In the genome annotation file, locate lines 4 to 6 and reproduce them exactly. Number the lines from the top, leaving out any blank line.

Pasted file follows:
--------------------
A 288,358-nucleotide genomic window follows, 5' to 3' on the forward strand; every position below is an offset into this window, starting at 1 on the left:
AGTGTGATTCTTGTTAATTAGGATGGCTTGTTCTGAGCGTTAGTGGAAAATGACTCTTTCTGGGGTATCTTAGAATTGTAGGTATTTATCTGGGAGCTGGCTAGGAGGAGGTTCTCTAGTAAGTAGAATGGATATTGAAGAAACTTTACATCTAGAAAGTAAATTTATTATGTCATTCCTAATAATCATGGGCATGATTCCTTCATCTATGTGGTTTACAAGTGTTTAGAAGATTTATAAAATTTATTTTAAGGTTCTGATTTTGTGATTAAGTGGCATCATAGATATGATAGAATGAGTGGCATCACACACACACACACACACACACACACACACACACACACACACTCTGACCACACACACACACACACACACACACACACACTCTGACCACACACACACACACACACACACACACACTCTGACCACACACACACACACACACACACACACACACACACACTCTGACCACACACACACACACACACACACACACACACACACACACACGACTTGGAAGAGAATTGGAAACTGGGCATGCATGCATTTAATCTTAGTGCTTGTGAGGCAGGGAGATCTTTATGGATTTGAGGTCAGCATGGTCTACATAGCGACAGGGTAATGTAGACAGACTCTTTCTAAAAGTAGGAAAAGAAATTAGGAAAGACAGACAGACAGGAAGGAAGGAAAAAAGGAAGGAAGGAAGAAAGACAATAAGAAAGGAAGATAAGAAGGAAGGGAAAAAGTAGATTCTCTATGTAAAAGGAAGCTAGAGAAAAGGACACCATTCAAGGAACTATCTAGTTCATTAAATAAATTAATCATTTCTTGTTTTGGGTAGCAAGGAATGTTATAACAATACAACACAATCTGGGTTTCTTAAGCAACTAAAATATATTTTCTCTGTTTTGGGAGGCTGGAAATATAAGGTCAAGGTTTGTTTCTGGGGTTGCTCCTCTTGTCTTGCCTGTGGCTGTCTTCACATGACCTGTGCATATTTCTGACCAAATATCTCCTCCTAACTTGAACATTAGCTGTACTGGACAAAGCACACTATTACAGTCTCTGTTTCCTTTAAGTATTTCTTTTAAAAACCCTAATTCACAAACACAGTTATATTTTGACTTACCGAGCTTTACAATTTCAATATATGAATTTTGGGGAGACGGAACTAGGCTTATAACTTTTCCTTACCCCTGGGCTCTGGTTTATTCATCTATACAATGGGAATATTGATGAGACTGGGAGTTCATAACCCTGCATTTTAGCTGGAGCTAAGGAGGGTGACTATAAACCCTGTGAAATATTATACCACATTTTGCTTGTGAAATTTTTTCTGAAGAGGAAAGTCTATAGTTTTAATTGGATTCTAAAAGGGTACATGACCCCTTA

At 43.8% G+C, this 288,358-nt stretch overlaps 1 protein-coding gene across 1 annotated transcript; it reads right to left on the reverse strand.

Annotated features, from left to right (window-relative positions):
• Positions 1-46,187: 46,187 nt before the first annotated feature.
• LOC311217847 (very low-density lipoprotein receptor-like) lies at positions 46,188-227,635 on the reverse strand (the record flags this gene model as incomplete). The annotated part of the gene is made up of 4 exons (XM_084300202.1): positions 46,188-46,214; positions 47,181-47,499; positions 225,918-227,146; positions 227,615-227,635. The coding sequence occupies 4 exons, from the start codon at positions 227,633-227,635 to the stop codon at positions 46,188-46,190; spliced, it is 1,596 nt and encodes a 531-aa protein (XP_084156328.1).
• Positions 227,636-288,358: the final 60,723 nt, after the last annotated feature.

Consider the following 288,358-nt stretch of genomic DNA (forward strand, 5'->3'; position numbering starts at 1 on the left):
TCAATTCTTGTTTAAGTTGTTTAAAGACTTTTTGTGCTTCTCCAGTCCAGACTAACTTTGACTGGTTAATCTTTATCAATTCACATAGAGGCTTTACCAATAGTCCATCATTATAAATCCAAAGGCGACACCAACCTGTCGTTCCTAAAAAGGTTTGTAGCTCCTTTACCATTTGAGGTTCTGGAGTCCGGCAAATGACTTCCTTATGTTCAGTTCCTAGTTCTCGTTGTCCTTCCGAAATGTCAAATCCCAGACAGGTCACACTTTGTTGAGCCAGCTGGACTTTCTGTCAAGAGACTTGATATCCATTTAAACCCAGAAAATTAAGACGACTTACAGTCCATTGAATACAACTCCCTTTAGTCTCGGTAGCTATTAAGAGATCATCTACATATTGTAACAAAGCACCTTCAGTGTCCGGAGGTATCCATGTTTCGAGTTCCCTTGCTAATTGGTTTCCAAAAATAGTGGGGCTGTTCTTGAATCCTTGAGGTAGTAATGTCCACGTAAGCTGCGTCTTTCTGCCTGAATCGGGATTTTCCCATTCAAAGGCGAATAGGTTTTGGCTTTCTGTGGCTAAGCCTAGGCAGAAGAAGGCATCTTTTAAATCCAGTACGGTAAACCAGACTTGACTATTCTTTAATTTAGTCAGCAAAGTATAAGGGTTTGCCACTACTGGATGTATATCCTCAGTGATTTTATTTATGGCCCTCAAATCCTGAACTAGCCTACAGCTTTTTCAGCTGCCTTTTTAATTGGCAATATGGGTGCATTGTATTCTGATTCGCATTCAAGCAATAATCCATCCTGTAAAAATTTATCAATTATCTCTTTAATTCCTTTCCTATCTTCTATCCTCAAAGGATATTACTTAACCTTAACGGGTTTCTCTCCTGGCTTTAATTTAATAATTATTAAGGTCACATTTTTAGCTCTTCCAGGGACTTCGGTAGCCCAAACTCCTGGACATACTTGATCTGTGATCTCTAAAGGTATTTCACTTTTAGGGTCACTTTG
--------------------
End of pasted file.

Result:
Annotated features, from left to right (window-relative positions):
• Positions 1-46,187: 46,187 nt before the first annotated feature.
• LOC311217847 (very low-density lipoprotein receptor-like) lies at positions 46,188-227,635 on the reverse strand (the record flags this gene model as incomplete). The annotated part of the gene is made up of 4 exons (XM_084300202.1): positions 46,188-46,214; positions 47,181-47,499; positions 225,918-227,146; positions 227,615-227,635. The coding sequence occupies 4 exons, from the start codon at positions 227,633-227,635 to the stop codon at positions 46,188-46,190; spliced, it is 1,596 nt and encodes a 531-aa protein (XP_084156328.1).